Re-regulating Zero Hours Contracts
By Zoe Adams and Simon Deakin
Published July 2014
According to the authors of this timely report, the current debate over zero hours contracts is generating more heat than light. ZHCs are highly profitable for employers, but lead to insecurity of income and low pay for workers.
About the book
ZHCs are highly profitable for employers, but lead to insecurity of income and low pay for workers. The authors point to rigidities in employment law and the operation of the tax-benefit system as being responsible for the rise in zero hours contracting.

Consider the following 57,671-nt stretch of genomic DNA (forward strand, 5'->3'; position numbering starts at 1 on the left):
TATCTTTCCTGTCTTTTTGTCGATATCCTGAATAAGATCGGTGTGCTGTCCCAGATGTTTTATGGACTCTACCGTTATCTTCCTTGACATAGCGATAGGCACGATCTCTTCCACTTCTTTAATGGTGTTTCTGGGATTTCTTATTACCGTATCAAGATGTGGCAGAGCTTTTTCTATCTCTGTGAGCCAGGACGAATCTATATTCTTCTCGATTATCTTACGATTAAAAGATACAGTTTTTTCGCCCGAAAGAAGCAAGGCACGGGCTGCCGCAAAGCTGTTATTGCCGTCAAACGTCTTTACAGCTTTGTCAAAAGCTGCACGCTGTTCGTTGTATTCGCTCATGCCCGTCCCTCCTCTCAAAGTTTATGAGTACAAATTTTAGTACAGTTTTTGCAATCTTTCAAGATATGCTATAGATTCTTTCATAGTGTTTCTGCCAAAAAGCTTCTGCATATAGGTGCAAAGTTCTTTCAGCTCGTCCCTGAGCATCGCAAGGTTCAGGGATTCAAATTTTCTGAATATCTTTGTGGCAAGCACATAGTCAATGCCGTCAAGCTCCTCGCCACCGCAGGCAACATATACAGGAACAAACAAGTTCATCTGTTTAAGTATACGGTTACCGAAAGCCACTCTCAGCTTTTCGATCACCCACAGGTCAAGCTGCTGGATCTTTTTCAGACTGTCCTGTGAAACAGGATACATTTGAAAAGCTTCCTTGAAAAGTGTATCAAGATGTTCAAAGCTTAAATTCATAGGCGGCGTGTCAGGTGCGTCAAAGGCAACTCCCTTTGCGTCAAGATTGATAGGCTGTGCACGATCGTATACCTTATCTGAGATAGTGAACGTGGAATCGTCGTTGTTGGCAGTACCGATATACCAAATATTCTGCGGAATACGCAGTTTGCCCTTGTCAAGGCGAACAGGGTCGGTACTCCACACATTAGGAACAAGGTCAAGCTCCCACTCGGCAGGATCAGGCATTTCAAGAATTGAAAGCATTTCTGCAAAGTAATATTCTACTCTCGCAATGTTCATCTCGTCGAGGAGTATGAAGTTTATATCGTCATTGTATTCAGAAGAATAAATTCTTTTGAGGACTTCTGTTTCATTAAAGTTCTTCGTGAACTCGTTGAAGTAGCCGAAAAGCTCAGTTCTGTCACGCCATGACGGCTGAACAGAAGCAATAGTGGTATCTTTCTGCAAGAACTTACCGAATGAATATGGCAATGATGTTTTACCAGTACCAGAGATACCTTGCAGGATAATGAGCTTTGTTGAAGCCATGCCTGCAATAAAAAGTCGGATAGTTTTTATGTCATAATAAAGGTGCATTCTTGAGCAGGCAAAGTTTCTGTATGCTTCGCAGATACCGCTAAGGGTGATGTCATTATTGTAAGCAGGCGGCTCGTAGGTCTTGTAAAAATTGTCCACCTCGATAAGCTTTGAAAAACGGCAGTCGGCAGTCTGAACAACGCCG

Proposals to ban so-called exclusivity clauses are a red herring. Instead the authors propose reforms based on European examples including the reform of the UK’s archaic rules on continuity of employment; changes to the benefit system, which currently encourage employers to offer short-hours, low-waged work and force individuals into accepting such work or lose benefits; and better use of new EU procurement laws which increase the scope for social issues to be taken into account when awarding public contracts.
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